The world is constantly dangling temptations before our eyes, and it’s never been easier to buy stuff, even if we don’t have the money. The upshot is that we are all susceptible to making some basic financial errors. Individually, these mistakes can be small. Added together, they can really hold us back from financial success.
Adding up the little things
Take one simple example. It’s easy to spend $15 on lunch from a café. But make your own and you could easily save over $10 per day. Multiply that by your working days and you could be saving over $2,000 a year!
How about the great clothing trap? Every year Australian’s throw away huge amounts of clothing that has never been worn, or only worn a few times. Then there’s food. The average household throws away over $1,000 worth each year.
Add in other impulse purchases and it’s easy to fritter away many thousands of dollars on unnecessary or impulse purchases each year.
Other common (and often bigger) money mistakes arise from our poor use of debt:
- If you don’t pay off your credit card balance in full during the interest-free period, you could be digging yourself a debt hole that can be very hard to get out of.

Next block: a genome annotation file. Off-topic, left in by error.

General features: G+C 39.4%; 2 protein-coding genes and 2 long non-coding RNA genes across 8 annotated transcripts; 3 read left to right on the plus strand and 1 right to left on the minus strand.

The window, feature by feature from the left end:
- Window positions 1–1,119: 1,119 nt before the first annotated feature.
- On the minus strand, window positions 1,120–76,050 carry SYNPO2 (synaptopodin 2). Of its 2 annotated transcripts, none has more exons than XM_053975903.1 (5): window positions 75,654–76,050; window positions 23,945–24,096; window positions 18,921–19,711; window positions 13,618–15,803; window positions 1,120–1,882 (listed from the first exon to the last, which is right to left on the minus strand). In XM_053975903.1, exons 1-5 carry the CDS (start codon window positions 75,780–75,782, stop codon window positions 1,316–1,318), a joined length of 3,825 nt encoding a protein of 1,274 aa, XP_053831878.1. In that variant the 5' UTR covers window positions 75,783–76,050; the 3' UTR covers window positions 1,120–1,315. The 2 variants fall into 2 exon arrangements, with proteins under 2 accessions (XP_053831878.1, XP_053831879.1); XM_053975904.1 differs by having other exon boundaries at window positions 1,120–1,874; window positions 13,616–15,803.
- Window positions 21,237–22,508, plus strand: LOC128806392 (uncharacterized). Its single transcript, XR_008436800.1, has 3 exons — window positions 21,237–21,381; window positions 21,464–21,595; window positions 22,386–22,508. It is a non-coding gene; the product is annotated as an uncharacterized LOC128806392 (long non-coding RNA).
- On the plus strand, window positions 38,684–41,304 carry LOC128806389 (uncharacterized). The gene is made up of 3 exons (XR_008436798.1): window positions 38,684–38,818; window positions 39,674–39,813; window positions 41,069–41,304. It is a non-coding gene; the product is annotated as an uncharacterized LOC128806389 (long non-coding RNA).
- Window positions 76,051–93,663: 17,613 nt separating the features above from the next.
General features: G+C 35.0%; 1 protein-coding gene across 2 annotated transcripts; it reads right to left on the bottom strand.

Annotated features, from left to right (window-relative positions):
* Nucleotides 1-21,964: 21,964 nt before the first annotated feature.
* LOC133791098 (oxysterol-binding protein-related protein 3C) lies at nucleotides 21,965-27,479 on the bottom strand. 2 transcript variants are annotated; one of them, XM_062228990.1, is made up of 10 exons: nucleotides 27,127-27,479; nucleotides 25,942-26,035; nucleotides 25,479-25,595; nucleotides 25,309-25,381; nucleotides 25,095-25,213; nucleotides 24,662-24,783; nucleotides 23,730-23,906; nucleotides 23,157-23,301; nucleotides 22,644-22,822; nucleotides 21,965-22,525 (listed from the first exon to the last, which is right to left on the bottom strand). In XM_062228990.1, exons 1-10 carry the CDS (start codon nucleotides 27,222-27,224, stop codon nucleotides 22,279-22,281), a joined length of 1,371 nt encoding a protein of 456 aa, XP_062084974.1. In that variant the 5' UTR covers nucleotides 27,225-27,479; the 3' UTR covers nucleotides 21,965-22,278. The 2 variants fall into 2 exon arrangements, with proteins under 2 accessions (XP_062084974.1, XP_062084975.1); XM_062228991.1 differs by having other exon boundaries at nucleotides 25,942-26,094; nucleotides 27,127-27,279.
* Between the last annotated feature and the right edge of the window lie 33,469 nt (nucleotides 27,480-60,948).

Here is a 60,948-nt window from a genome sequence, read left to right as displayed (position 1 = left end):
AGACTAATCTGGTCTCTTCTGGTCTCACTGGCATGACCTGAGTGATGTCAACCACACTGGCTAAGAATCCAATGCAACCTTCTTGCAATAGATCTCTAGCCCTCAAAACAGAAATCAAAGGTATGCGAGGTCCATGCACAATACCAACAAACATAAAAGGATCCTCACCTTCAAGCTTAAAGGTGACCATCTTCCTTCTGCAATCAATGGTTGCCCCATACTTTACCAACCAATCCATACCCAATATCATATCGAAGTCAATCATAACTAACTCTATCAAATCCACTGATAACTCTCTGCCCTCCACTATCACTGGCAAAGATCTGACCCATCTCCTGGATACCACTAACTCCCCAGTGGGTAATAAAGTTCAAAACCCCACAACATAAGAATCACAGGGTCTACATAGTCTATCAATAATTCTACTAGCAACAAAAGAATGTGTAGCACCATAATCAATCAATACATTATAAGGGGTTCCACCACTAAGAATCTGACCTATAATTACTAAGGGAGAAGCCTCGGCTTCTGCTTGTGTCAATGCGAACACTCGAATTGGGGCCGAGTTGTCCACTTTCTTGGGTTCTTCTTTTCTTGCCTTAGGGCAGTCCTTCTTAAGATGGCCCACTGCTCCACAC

- If your impulse buys rely on the use of ‘buy now pay later’ services, it’s a sign that you probably can’t afford them.
- Borrowing to buy things that immediately fall in value, such as a new car, is another quick way to blow some big dollars.
- Even when buying an appreciating asset, such as a home, purchasing above your needs can leave you struggling to meet repayments, adversely impacting your financial position.
Finding a purpose
For many people, just being aware of these money mistakes is enough for them to avoid the traps. For others, the instant gratification of the purchase or the pleasure in zipping down the road in a flash new car can make it really hard to adopt new habits. But what if there was a clear, long-term reward for suppressing the desire for instant gratification? This is a personal choice, but could be a big overseas trip, upgrading your home or simply achieving financial independence.
Setting some clear goals can make it much easier to forgo that focaccia and flat white in favour of a home made (and just as delicious) sandwich. How many DIY lunches equal a week on a Greek island? Tick them off on a chart so you can visually track your progress.
Or each time you suppress the urge to buy something you desire but really don’t need, give yourself a mental pat on the back. You’ve just brought forward the day when you can buy that new house or work becomes optional. Again, charting your progress can help you see what you’re achieving and help you maintain your motivation.
So have a think about your financial habits, and see how many fit into the basic categories of financial mistakes – spending too much, not saving enough, and making poor use of debt. Then work out the goals that are important enough for you to ditch the bad habits and develop good ones. You might be surprised by just how much some simple changes can contribute to your financial success.